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Expander warnings and overloaded functions

Posted on May 30, 2016

More work in the ‘typed-languagebranch of Vicare, for both the expander and the built–in types infrastructure. Some more type propagation stuff is implemented for built–in primitives.

Everything I discuss here is relative to code in the head of the ‘typed-language’ branch.

Expander warnings

Since some commits ago I started adding new command line options to enable/disable warnings at expand–time. I want Vicare’s command line interface to feel like the GCC’s one, so there is a command line option -Wall that will enable all the warnings. Here some other options:

-Wlogic-constants
-Wno-logic-constants

Enable or disable raising a &warning exception when an operand in a logic expression (if test, and, or, et cetera) always returns false or non–false. By default this warning is disabled. As example, the following code:

(and #t (read))

will cause the following warning at expand–time:

*** Vicare: warning:
 Condition components:
   1. &expand-time-type-signature-warning
   2. &who: and
   3. &message: "expression used as operand in logic predicate is \
                 typed as always returning non-false"
   4. &syntax:
       form: #[syntax expr=(and #t (read))
                  line=8 column=3 source="demo.sps"]
       subform: #[syntax expr=#t line=8 column=9 source="demo.sps"]
   5. &type-signature: #[signature (<true>)]
-Wnot-returning
-Wno-not-returning

Enable or disable raising a &warning exception when an operand evaluated for its return values is typed as not returning. By default this warning is disabled. As example, the following code:

(define (operand)
  (error #f "bad behaviour"))

(define (operator rand)
  (display rand))

(operator (operand))

will cause the following warning at expand–time:

*** Vicare: warning:
 Condition components:
   1. &expand-time-type-signature-warning
   2. &who: chi-closure-object-application
   3. &message: "expression used as operand in procedure application \
                is typed as not returning"
   4. &syntax:
       form: #[syntax expr=(operator (operand))
                  line=15 column=3 source="demo.sps"]
       subform: #[syntax expr=(operand)
                     line=15 column=13 source="demo.sps"]
   5. &application-operand-signature: #[signature <no-return>]
-Wunused-variables
-Wno-unused-variables

Enable or disable raising a &warning exception when a local lexical variable is defined but never used. By default this warning is disabled. As example, the following code:

(let ((a 1)
      (b 2)
      (c 3))
  (list a c))

will cause the following warning at expand–time:

*** Vicare: warning:
 Condition components:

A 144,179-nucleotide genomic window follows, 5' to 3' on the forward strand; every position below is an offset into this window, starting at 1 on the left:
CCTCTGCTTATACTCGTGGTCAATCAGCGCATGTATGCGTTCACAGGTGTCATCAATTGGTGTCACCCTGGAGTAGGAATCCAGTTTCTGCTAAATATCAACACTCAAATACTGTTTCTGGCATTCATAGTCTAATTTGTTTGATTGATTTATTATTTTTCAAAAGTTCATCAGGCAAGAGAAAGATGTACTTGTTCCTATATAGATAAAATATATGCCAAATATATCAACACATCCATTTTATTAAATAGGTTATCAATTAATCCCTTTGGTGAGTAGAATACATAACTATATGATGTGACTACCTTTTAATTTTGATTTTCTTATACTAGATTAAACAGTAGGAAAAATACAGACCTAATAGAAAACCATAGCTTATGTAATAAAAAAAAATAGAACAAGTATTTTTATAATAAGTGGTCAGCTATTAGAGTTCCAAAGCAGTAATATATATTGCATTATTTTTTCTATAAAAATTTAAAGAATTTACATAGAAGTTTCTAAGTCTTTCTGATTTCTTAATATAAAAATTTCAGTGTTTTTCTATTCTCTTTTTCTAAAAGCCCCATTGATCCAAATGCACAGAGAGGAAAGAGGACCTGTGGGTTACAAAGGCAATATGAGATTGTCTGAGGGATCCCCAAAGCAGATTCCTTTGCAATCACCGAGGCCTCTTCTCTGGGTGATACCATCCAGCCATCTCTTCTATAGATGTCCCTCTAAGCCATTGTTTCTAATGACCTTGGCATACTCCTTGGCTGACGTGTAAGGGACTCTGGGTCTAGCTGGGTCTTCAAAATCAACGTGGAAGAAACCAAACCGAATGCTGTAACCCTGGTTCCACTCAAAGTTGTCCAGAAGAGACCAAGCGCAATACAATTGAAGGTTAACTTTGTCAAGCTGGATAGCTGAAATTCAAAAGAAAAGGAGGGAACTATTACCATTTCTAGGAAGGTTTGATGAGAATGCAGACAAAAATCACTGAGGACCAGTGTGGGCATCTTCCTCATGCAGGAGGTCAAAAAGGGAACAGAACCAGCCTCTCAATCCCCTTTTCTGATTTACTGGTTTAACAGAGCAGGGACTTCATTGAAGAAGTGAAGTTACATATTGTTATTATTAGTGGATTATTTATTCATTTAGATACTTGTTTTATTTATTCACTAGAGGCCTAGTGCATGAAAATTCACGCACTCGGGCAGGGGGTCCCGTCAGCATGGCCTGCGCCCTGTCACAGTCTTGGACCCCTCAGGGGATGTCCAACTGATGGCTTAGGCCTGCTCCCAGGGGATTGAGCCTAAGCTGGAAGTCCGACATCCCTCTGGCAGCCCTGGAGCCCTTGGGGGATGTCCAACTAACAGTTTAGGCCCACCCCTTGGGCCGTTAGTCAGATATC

1. &warning-unused-lexical-variable
   2. &who: let/checked
   3. &message: "unused lexical syntactic binding"
   4. &syntactic-identifier: #[id b line=9 column=10 source="demo.sps"]

We need to know that a &warning exception will not stop expansion and compilation, but we must handle it correctly when, for example, we expand code using eval; this is a way of doing it:

(with-exception-handler
    (lambda (E)
      (unless (warning? E)
        (raise-continuable E)))
  (lambda ()
    (eval ?sexp ?env)))

Should eval block &warning exceptions automatically? With a configurable run–time option? Maybe. And maybe, in future, it will.

Experimental overloaded functions

Overloaded functions are an expand–time aggregation of functions linked to the same name and having different number and type of arguments. For example, in the code:

(define/overload (fun {O <fixnum>})
  (list 'fixnum O))

(define/overload (fun {O <string>})
  (list 'string O))

(define/overload (fun {A <vector>} {B <vector>})
  (list 'vectors (vector-append A B)))

(fun 123)               ⇒ (fixnum 123)
(fun "ciao")            ⇒ (string "ciao")
(fun '#(1) '#(2))       ⇒ (vectors #(1 2))

an overloaded function named fun is defined by the first use of define/overload; subsequent uses add new specialisations to the same function. We can use overloaded functions only with the “canonical” function application syntax:

(?fun ?operand ...)

using apply will cause an expand–time syntax violation.

Overloaded functions are also partially supported by records, using the method/overload clause:

(define-record-type <duo>
  (fields one two)
  (method/overload (doit {O <duo>})
    (+ (.one O) (.two O)))
  (method/overload (doit {O <duo>} {C <number>})
    (* C (+ (.one O) (.two O)))))

(define O
  (new <duo> 1 2))

(.doit O)       ⇒ 1
(.doit O 3)     ⇒ 9

Being an expand–time thing: overloaded methods are not available for late binding; that is why support is only partial. This is an important limitation: it makes it harder to implement interfaces (which will require late binding).

At present, only a basic implementation of overloaded functions is available. There are two main reasons:

Now, Vicare already has some sort of solution for these problems: it is implemented by multimethods from the library (vicare language-extensions multimethods). There are problems though:

Solving these problems is one of the things I think of these days…


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